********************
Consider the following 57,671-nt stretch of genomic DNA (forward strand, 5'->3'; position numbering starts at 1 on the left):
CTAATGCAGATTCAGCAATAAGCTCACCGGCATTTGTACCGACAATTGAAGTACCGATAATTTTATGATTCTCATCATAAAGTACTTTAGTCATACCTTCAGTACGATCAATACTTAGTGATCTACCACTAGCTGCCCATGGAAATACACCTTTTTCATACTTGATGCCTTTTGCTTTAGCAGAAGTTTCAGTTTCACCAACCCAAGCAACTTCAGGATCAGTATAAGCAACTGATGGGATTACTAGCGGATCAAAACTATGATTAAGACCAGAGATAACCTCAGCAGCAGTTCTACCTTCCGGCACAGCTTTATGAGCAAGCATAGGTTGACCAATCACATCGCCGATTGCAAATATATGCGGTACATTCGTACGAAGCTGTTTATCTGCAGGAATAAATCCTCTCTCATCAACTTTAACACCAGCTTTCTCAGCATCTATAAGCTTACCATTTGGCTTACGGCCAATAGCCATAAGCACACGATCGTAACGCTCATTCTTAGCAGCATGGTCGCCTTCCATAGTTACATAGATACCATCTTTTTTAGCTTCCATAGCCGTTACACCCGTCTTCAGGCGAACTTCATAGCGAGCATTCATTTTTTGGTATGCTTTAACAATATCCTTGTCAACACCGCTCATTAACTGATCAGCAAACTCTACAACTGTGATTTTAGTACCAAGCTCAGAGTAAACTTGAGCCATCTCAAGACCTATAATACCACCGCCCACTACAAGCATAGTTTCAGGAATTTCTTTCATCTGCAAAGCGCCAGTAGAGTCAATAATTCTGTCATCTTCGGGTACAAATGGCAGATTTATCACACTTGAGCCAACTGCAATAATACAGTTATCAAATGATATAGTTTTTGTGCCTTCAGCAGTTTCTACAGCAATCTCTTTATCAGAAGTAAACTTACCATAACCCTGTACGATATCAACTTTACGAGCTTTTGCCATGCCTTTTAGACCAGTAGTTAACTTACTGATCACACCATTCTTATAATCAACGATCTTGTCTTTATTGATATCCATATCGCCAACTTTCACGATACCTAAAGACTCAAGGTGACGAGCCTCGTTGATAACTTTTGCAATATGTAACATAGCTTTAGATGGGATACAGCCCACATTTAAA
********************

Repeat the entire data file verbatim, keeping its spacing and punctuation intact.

Consider the following 57,671-nt stretch of genomic DNA (forward strand, 5'->3'; position numbering starts at 1 on the left):
CTAATGCAGATTCAGCAATAAGCTCACCGGCATTTGTACCGACAATTGAAGTACCGATAATTTTATGATTCTCATCATAAAGTACTTTAGTCATACCTTCAGTACGATCAATACTTAGTGATCTACCACTAGCTGCCCATGGAAATACACCTTTTTCATACTTGATGCCTTTTGCTTTAGCAGAAGTTTCAGTTTCACCAACCCAAGCAACTTCAGGATCAGTATAAGCAACTGATGGGATTACTAGCGGATCAAAACTATGATTAAGACCAGAGATAACCTCAGCAGCAGTTCTACCTTCCGGCACAGCTTTATGAGCAAGCATAGGTTGACCAATCACATCGCCGATTGCAAATATATGCGGTACATTCGTACGAAGCTGTTTATCTGCAGGAATAAATCCTCTCTCATCAACTTTAACACCAGCTTTCTCAGCATCTATAAGCTTACCATTTGGCTTACGGCCAATAGCCATAAGCACACGATCGTAACGCTCATTCTTAGCAGCATGGTCGCCTTCCATAGTTACATAGATACCATCTTTTTTAGCTTCCATAGCCGTTACACCCGTCTTCAGGCGAACTTCATAGCGAGCATTCATTTTTTGGTATGCTTTAACAATATCCTTGTCAACACCGCTCATTAACTGATCAGCAAACTCTACAACTGTGATTTTAGTACCAAGCTCAGAGTAAACTTGAGCCATCTCAAGACCTATAATACCACCGCCCACTACAAGCATAGTTTCAGGAATTTCTTTCATCTGCAAAGCGCCAGTAGAGTCAATAATTCTGTCATCTTCGGGTACAAATGGCAGATTTATCACACTTGAGCCAACTGCAATAATACAGTTATCAAATGATATAGTTTTTGTGCCTTCAGCAGTTTCTACAGCAATCTCTTTATCAGAAGTAAACTTACCATAACCCTGTACGATATCAACTTTACGAGCTTTTGCCATGCCTTTTAGACCAGTAGTTAACTTACTGATCACACCATTCTTATAATCAACGATCTTGTCTTTATTGATATCCATATCGCCAACTTTCACGATACCTAAAGACTCAAGGTGACGAGCCTCGTTGATAACTTTTGCAATATGTAACATAGCTTTAGATGGGATACAGCCCACATTTAAA